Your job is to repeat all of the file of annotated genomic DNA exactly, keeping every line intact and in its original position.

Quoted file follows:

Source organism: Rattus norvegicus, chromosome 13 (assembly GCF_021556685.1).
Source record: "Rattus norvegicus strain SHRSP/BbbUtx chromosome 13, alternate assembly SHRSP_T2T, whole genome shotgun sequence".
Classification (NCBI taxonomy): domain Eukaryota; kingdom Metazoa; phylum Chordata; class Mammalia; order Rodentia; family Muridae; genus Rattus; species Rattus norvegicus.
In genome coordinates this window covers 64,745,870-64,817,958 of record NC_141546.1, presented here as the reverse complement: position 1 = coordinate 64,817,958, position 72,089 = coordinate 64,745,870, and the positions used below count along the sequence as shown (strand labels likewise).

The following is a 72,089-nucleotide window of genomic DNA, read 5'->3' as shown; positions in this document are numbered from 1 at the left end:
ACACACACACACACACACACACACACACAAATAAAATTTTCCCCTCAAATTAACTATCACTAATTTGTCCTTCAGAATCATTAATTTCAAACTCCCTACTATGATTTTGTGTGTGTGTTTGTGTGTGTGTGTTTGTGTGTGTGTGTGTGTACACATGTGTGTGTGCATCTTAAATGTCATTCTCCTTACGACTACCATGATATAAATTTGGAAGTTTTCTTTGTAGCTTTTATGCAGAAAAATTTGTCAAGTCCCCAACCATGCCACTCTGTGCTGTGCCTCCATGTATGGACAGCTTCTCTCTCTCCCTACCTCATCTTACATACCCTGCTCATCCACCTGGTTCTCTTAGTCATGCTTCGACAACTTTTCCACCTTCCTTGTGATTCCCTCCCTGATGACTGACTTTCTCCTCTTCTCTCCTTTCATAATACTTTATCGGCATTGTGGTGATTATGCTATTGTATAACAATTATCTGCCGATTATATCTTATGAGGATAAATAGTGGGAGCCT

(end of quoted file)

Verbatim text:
Source organism: Rattus norvegicus, chromosome 13 (assembly GCF_021556685.1).
Source record: "Rattus norvegicus strain SHRSP/BbbUtx chromosome 13, alternate assembly SHRSP_T2T, whole genome shotgun sequence".
Classification (NCBI taxonomy): domain Eukaryota; kingdom Metazoa; phylum Chordata; class Mammalia; order Rodentia; family Muridae; genus Rattus; species Rattus norvegicus.
In genome coordinates this window covers 64,745,870-64,817,958 of record NC_141546.1, presented here as the reverse complement: position 1 = coordinate 64,817,958, position 72,089 = coordinate 64,745,870, and the positions used below count along the sequence as shown (strand labels likewise).

The following is a 72,089-nucleotide window of genomic DNA, read 5'->3' as shown; positions in this document are numbered from 1 at the left end:
ACACACACACACACACACACACACACACAAATAAAATTTTCCCCTCAAATTAACTATCACTAATTTGTCCTTCAGAATCATTAATTTCAAACTCCCTACTATGATTTTGTGTGTGTGTTTGTGTGTGTGTGTTTGTGTGTGTGTGTGTGTACACATGTGTGTGTGCATCTTAAATGTCATTCTCCTTACGACTACCATGATATAAATTTGGAAGTTTTCTTTGTAGCTTTTATGCAGAAAAATTTGTCAAGTCCCCAACCATGCCACTCTGTGCTGTGCCTCCATGTATGGACAGCTTCTCTCTCTCCCTACCTCATCTTACATACCCTGCTCATCCACCTGGTTCTCTTAGTCATGCTTCGACAACTTTTCCACCTTCCTTGTGATTCCCTCCCTGATGACTGACTTTCTCCTCTTCTCTCCTTTCATAATACTTTATCGGCATTGTGGTGATTATGCTATTGTATAACAATTATCTGCCGATTATATCTTATGAGGATAAATAGTGGGAGCCT